Dual Bolt Pattern Wheels
Until my new wheels and tires for my truck arrived from Tire Rack yesterday, I didn’t even know that dual bolt pattern wheels were made. The bolt pattern for a wheel is the layout of the lugs (the bolts) that protrude from the car’s hub and are used to attach the wheel to the car. For a variety of reasons, there are no standard bolt patterns. In fact, there are a huge number of different bolt patterns for wheels. When buying aftermarket wheels, it’s very important to get the correct bolt pattern, or else the wheel won’t fit on the hub.
To make a wheel fit on more vehicles, aftermarket wheel manufacturers sometimes, apparently, drill two sets of bolt patterns in their wheels (cheaper wheels, like I purchased). See the picture on the left (click to enlarge). After seeing this dual bolt pattern on my new wheels, my first thought was that there must be a structural issue with having that much open space next to the bolts. So I hit the web, but couldn’t find anything on failing wheels as a result of having 2X the number of bolt holes.
While trying to mount the wheels, though, I discovered the real problem with dual bolt patterns – tolerances are tight (there’s no play in the bolt hole and the inside edge isn’t beveled to make threading the bolt through the hole easier) and aligning the wheel to the bolt pattern is significantly harder. The difficulty factor is almost assuredly amplified by the number of lugs that your car has per hub. My truck has 6, making 12 bolt holes in each wheel. Aligning six lugs all at the same time without any play is a challenge. Even further, the tire/wheel combination is about 30 pounds – just not an easy one person job while trying to fine tune the placement of the wheel.
All this made an hour-long job take about 4 hours (Bower Factor of 4). Some of that was learning the process, for sure, but it still took a long time and that was in my garage with pneumatic and electric tools. I can’t even begin to think how miserable a job this would be on the side of the road in the rain. I think I’m going to keep a factory wheel as my spare.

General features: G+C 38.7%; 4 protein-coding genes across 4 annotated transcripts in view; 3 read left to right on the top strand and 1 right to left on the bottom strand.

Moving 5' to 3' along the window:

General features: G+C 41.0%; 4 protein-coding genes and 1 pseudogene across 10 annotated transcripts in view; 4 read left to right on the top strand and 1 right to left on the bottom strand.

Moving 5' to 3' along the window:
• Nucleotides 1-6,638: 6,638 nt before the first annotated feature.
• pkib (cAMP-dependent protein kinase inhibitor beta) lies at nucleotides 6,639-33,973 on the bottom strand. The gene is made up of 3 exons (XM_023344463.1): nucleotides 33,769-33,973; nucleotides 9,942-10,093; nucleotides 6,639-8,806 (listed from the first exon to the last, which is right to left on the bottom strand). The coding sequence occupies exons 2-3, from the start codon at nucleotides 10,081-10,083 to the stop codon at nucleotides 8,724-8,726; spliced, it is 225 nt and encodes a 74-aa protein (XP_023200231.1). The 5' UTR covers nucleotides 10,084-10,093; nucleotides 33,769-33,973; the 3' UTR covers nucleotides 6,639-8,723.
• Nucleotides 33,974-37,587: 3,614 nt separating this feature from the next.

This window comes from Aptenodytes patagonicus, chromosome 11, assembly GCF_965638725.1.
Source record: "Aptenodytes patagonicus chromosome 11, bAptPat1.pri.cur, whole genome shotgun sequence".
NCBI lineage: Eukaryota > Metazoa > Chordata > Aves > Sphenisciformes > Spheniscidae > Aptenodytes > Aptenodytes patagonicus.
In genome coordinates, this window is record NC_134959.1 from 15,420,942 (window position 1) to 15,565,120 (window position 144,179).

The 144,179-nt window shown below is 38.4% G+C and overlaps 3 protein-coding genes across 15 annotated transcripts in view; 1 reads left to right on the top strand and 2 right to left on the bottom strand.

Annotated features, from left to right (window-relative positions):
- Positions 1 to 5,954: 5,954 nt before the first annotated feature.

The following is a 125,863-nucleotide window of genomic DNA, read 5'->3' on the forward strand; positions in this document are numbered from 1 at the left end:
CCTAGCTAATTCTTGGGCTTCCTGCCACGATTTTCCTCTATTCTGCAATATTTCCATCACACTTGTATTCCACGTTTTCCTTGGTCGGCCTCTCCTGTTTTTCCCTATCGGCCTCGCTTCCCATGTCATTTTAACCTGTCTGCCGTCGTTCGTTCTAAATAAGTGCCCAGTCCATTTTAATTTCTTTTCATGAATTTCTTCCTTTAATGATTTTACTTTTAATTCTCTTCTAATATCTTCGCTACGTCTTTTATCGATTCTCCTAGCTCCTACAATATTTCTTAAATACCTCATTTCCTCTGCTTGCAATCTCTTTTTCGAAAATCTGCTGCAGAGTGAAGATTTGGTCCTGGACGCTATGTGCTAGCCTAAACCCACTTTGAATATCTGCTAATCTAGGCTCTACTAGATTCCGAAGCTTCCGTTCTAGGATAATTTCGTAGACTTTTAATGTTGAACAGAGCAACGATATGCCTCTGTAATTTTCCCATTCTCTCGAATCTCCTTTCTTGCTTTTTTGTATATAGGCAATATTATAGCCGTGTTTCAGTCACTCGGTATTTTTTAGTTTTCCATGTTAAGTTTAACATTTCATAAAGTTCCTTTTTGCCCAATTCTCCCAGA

If these are for snow tires, can you just get factory steel wheels (God forbid). You thing that is fun, the really old VW bugs and many other european cars did not have the stud and lug nut combination, but bolts. You had nothing to hang you wheel on, you sorta held it up and quickly tried to find the hole, oh, and remember if it was right hand or left hand threaded. Perhaps the only relief was, tires weren’t the super wide mosters that they are today.
Another thing you need to be concerned with is offset. This how far inboard or outboard the center line of the wheel is from the inside face of the hub. If the offset is too far in the wrong direction you can all sorts of clearance problems, not to mention overloading your wheel bearings (though these probably have pretty good safety factors built in).
Yeah, offset is critical, of curse. I didn’t want to bring it up since I thought the bolt pattern thing would be mysterious enough for many people. I do posts like this so that someone doing an internet search can stumble on it and maybe get a little info. Comments like yours add to that help. Thanks.
Lesson learned: Don’t buy cheap shit!
So true, Karl. I knew I was cheaping out, but I just couldn’t find any I really liked. These were the best call/price for the application. Hope I don’t die using ’em 🙂